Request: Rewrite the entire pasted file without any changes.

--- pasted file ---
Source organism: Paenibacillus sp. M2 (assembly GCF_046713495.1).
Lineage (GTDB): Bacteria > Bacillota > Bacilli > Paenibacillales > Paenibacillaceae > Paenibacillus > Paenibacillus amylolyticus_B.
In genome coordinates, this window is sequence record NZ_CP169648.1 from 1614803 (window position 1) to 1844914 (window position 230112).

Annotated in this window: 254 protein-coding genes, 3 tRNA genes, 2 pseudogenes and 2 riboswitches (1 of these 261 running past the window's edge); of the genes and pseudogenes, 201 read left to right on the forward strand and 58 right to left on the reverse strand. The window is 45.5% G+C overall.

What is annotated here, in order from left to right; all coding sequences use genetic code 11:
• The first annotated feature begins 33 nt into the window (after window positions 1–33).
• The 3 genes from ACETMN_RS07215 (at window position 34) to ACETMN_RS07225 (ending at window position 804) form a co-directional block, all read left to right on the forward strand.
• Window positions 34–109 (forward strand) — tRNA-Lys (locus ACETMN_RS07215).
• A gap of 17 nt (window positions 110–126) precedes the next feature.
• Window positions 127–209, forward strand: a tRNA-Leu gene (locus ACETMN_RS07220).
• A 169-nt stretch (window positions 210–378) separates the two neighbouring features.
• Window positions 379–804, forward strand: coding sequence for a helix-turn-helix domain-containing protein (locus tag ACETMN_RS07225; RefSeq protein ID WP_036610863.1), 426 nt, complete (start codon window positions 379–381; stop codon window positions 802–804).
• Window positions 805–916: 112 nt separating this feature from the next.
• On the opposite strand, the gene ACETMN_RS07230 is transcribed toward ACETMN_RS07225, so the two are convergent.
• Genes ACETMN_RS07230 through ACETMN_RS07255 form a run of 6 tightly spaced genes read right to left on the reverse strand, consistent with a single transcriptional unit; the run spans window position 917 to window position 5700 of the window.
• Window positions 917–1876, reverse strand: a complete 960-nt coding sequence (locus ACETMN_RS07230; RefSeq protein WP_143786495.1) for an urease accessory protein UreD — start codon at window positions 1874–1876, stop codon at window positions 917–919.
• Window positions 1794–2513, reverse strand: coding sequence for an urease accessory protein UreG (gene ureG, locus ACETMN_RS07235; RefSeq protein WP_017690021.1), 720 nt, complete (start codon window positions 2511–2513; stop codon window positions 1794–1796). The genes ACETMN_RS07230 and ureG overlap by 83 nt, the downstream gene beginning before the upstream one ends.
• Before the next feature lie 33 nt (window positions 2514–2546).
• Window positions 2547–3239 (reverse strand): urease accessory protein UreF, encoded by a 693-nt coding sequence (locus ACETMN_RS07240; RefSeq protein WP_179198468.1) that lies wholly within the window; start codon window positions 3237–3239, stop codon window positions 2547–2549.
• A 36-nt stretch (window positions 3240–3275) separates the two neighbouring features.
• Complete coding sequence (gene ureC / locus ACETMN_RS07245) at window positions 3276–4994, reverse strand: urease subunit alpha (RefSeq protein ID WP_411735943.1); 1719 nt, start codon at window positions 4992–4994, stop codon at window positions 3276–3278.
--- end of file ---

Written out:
Source organism: Paenibacillus sp. M2 (assembly GCF_046713495.1).
Lineage (GTDB): Bacteria > Bacillota > Bacilli > Paenibacillales > Paenibacillaceae > Paenibacillus > Paenibacillus amylolyticus_B.
In genome coordinates, this window is sequence record NZ_CP169648.1 from 1614803 (window position 1) to 1844914 (window position 230112).

Annotated in this window: 254 protein-coding genes, 3 tRNA genes, 2 pseudogenes and 2 riboswitches (1 of these 261 running past the window's edge); of the genes and pseudogenes, 201 read left to right on the forward strand and 58 right to left on the reverse strand. The window is 45.5% G+C overall.

What is annotated here, in order from left to right; all coding sequences use genetic code 11:
• The first annotated feature begins 33 nt into the window (after window positions 1–33).
• The 3 genes from ACETMN_RS07215 (at window position 34) to ACETMN_RS07225 (ending at window position 804) form a co-directional block, all read left to right on the forward strand.
• Window positions 34–109 (forward strand) — tRNA-Lys (locus ACETMN_RS07215).
• A gap of 17 nt (window positions 110–126) precedes the next feature.
• Window positions 127–209, forward strand: a tRNA-Leu gene (locus ACETMN_RS07220).
• A 169-nt stretch (window positions 210–378) separates the two neighbouring features.
• Window positions 379–804, forward strand: coding sequence for a helix-turn-helix domain-containing protein (locus tag ACETMN_RS07225; RefSeq protein ID WP_036610863.1), 426 nt, complete (start codon window positions 379–381; stop codon window positions 802–804).
• Window positions 805–916: 112 nt separating this feature from the next.
• On the opposite strand, the gene ACETMN_RS07230 is transcribed toward ACETMN_RS07225, so the two are convergent.
• Genes ACETMN_RS07230 through ACETMN_RS07255 form a run of 6 tightly spaced genes read right to left on the reverse strand, consistent with a single transcriptional unit; the run spans window position 917 to window position 5700 of the window.
• Window positions 917–1876, reverse strand: a complete 960-nt coding sequence (locus ACETMN_RS07230; RefSeq protein WP_143786495.1) for an urease accessory protein UreD — start codon at window positions 1874–1876, stop codon at window positions 917–919.
• Window positions 1794–2513, reverse strand: coding sequence for an urease accessory protein UreG (gene ureG, locus ACETMN_RS07235; RefSeq protein WP_017690021.1), 720 nt, complete (start codon window positions 2511–2513; stop codon window positions 1794–1796). The genes ACETMN_RS07230 and ureG overlap by 83 nt, the downstream gene beginning before the upstream one ends.
• Before the next feature lie 33 nt (window positions 2514–2546).
• Window positions 2547–3239 (reverse strand): urease accessory protein UreF, encoded by a 693-nt coding sequence (locus ACETMN_RS07240; RefSeq protein WP_179198468.1) that lies wholly within the window; start codon window positions 3237–3239, stop codon window positions 2547–2549.
• A 36-nt stretch (window positions 3240–3275) separates the two neighbouring features.
• Complete coding sequence (gene ureC / locus ACETMN_RS07245) at window positions 3276–4994, reverse strand: urease subunit alpha (RefSeq protein ID WP_411735943.1); 1719 nt, start codon at window positions 4992–4994, stop codon at window positions 3276–3278.